Peace Now conference to oppose equal rights for Israeli citizens in Judea and Samaria

Peace Now is hosting a conference opposing “the government’s effort to apply the standards that apply within democratic Israel to the settlements.”

By Batya Jerenberg, World Israel News

Justice Minister Ayelet Shaked took to Twitter Wednesday to issue a unique “thank you” to extreme-left, pro-Palestinian group Peace Now, which had just announced that it will be holding a conference next Thursday about the “dramatic changes” with regard to Judea and Samaria.

In its Facebook invitation to the conference, the radical organization, which alleges that Israel’s hold on Judea and Samaria is against international law, laments that “these changes are part of the government’s effort to apply the standards that apply within democratic Israel to the settlements,” which “constitute a change in the rules of the game with regard to Israeli control of the territories.”

The changes apparently refer to the so-called Regulation Law 2, approved Wednesday in its preliminary reading in the Knesset. Officially known as the Fabric of Life in Settlement bill, it obligates the government to complete the normalization process for as-yet-unauthorized young communities within two years and, in the meantime, to supply them with all municipal services.

The bill also forbids the Civil Administration from enforcing any administrative orders against these communities without direct instructions from the prime minister or defense minister, which also must be approved by the Cabinet.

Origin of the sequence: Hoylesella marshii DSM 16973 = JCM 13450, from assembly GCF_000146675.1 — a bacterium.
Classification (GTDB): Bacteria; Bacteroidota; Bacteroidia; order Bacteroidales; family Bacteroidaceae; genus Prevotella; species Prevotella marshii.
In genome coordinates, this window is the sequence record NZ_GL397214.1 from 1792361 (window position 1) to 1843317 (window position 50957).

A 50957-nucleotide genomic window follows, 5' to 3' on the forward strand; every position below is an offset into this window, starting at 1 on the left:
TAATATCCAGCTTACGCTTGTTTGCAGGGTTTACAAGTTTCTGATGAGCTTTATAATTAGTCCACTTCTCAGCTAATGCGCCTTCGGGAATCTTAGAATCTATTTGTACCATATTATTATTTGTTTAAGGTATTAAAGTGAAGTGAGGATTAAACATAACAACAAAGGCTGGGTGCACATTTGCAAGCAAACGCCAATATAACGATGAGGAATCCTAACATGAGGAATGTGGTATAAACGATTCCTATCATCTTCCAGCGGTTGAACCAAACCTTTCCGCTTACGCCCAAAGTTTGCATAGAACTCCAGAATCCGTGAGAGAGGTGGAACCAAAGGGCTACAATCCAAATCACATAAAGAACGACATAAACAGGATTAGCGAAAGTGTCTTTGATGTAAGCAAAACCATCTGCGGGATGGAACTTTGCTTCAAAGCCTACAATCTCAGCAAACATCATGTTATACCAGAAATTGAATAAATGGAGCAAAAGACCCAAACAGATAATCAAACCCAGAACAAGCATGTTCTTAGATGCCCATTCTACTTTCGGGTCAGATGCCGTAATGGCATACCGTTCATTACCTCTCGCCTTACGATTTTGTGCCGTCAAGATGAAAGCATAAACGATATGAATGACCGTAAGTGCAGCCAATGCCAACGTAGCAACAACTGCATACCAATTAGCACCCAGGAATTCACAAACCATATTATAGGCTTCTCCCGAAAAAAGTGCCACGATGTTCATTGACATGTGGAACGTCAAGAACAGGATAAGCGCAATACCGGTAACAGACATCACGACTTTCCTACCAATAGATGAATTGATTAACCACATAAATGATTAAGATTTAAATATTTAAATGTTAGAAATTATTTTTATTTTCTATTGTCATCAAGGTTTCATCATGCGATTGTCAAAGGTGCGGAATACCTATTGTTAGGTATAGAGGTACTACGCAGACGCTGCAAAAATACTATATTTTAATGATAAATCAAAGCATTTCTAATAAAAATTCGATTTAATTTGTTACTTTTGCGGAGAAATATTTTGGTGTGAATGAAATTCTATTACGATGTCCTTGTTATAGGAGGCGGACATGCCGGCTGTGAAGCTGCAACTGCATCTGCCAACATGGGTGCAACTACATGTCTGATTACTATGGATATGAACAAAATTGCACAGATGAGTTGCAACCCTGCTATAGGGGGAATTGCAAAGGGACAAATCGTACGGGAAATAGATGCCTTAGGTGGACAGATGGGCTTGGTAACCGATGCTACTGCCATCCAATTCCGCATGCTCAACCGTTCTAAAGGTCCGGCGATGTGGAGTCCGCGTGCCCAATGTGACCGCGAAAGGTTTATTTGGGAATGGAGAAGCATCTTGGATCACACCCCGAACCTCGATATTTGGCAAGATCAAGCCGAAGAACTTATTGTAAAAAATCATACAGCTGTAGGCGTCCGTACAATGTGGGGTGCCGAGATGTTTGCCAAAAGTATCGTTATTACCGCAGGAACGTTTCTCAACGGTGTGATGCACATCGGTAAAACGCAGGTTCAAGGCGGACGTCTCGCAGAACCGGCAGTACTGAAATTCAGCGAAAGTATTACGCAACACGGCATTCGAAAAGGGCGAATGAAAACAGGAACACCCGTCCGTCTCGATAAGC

The changes referred to by Peace Now contradict “the positions of the legal echelon and the Supreme Court in the past,” the organization claims.

Shaked appreciates unintentional compliment

“Thank you Peace Now for the pat on the back. It’s not taken for granted,” Shaked tweeted.

“When we spoke about the Fabric of Life law, I thought, what a difference there is between this government and the one headed by Likud in 2004, and what a difference there was in the winds blowing from the Justice Ministry,” Shaked tweeted. “Then, the head of Likud, Arik Sharon, asked Talia Sasson, a state prosecutor, to prepare a report on unauthorized outposts, and today the government is regulating them.”

Sasson prepared a highly critical report in 2005, listing some 150 tiny communities that were built with the aid of state bodies – despite not having all the necessary government approvals – which she called a “blatant violation of the law.” She later ran for Knesset on the extreme-left Meretz party list and is listed as one of the keynote speakers at the upcoming Peace Now conference.

The legality of these communities has been up in the air ever since the 2005 report, with right-wing attorneys arguing that the vast majority were indeed legitimately authorized. However, many of their residents have been living with the threat of demolition hanging over their heads.

The new bill, advanced by Land of Israel Knesset caucus heads Yoav Kish (Likud) and Betzalel Smotrich (Jewish Home), would remove this threat from some 2,000 homes, which, Kish noted, were “located on state land without exception” and are therefore fully deserving of normalization.